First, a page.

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CSK and the art of winning

10-May-2015
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Chennai_Super_Kings_CSK_IPL_MS_Dhoni_Suresh_Raina_Dwayne_BravoThe English Premier League (EPL) and the Indian Premier League (IPL) have quite a few similarities, albeit hosting two completely different sports. Both the leagues have revolutionized the way their respective sports have since functioned. They are host to some financially very well equipped teams that have resources in quantities fit for a sizeable population. The leagues are also home to some of the very best sportsmen in the world.

Amidst the plethora of similarities, there’s one thing that you can’t miss. The leagues have had one team that has more or less dominated since its very inception. The EPL has had Manchester United, a team that has won the EPL title 13 out of 23 times over two decades now. Much like the initial stages of the EPL, the Chennai Super Kings, captained by Mahendra Singh Dhoni, have similarly dominated, in their own way, the IPL. The preceding seven seasons of the Indian Premier League has seen the team in yellow reach the top four and the knockout stage every single time. If that isn’t consistency, then what is!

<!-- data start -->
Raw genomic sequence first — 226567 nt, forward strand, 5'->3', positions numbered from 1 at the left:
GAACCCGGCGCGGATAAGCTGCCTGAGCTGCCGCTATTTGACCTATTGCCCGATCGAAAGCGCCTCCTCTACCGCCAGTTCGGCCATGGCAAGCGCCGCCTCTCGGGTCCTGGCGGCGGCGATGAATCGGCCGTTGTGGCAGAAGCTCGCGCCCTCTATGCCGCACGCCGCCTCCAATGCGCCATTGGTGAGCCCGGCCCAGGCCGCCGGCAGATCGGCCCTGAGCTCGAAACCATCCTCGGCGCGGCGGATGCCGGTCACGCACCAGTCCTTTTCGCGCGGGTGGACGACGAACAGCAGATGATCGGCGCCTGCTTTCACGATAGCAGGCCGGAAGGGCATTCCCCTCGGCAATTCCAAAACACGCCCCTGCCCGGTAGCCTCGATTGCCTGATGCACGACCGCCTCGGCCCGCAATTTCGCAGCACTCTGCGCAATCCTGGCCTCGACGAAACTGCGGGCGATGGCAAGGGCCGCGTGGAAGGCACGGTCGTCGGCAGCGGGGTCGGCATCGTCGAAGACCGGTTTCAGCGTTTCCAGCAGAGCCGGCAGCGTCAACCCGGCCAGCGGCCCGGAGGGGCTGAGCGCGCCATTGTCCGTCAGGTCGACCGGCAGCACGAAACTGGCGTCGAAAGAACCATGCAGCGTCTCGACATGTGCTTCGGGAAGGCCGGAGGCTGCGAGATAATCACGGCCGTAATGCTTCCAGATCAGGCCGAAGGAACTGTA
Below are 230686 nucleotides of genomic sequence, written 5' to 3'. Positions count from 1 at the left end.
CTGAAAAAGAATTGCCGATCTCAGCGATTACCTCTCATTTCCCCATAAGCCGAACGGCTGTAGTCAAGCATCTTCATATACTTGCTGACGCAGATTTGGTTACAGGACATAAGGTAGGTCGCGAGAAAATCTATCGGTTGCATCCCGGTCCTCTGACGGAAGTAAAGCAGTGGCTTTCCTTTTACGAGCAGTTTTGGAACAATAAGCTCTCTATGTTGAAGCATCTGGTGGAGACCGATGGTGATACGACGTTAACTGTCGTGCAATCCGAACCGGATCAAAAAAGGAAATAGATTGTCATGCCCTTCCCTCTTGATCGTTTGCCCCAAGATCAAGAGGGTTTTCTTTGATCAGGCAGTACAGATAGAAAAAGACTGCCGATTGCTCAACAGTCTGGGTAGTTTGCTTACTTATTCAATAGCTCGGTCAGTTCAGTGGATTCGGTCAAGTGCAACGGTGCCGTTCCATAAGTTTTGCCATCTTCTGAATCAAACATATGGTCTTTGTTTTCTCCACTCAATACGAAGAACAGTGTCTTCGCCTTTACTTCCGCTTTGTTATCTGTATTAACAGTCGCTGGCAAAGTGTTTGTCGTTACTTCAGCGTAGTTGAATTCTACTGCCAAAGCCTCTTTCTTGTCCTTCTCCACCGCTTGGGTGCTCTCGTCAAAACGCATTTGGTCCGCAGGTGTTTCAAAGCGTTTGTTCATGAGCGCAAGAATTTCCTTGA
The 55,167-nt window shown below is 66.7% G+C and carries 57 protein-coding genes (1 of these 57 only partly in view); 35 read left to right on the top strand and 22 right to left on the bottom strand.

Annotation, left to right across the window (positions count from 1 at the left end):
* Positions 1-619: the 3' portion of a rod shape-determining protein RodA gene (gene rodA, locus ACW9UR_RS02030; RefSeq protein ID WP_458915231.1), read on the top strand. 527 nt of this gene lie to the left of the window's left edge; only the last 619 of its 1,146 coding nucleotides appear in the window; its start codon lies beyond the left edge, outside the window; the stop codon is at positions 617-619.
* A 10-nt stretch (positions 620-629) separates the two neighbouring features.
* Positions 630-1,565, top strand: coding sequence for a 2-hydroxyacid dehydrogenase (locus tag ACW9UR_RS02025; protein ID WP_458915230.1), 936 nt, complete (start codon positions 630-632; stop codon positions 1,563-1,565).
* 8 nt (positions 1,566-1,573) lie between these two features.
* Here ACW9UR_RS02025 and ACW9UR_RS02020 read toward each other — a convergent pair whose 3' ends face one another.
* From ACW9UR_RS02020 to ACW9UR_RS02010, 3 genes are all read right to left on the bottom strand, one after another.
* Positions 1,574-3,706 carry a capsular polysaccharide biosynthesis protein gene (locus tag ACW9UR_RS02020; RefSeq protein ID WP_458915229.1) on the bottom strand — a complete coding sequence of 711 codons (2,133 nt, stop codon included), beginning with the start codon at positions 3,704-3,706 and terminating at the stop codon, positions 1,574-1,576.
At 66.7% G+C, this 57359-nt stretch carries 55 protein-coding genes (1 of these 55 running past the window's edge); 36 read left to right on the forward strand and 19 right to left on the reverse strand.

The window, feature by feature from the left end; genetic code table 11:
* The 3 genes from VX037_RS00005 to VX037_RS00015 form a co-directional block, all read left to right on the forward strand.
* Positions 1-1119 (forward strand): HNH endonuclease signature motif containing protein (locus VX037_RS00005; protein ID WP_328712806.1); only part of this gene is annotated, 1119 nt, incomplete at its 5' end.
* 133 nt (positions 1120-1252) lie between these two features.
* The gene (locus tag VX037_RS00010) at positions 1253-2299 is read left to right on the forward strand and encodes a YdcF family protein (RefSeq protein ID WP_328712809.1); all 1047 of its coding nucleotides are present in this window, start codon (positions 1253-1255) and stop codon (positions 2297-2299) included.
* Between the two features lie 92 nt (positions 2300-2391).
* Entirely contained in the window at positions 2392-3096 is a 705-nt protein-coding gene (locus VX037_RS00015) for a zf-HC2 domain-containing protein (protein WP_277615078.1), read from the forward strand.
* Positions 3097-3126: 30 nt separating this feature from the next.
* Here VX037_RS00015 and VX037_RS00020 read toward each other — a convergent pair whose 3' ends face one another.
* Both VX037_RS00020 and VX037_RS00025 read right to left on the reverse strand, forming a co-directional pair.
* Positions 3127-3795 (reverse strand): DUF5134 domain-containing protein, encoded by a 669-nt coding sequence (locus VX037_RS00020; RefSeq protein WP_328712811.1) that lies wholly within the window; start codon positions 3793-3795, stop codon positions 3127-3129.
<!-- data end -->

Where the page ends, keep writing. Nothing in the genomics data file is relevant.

A typical CSK win would include them have a batting collapse of sorts, then suddenly flourishing right at the end. A similar occurrence takes place with the bowling: first leaking a lot of runs and then the ‘spin twins’ Ravi Ashwin and Ravindra Jadeja tightening the screws, culminating with a scurry of slower balls and yorkers by the mercurial Dwayne Bravo. The Chennai Super Kings are an excellent example of the phrase: “It doesn’t depend on how well you start. It depends on how well you finish.”

An exemplary example of the abovementioned process would be the match against the Kolkata Knight Riders which took place earlier this season at the M.A.Chidambaram stadium in Chennai. 64-2 from 8.4 overs soon turned into 88-5 with just 7 overs to go. Half the fearsome batting line up of the Super Kings were back in the hut. Faf Du Plessis and Ravindra Jadeja plodded their way into boredom. It was Ravichandran Ashwin, a bowler by trade, who provided the fireworks with 2 boundaries in the last over, 2 boundaries that proved to be the difference in the end.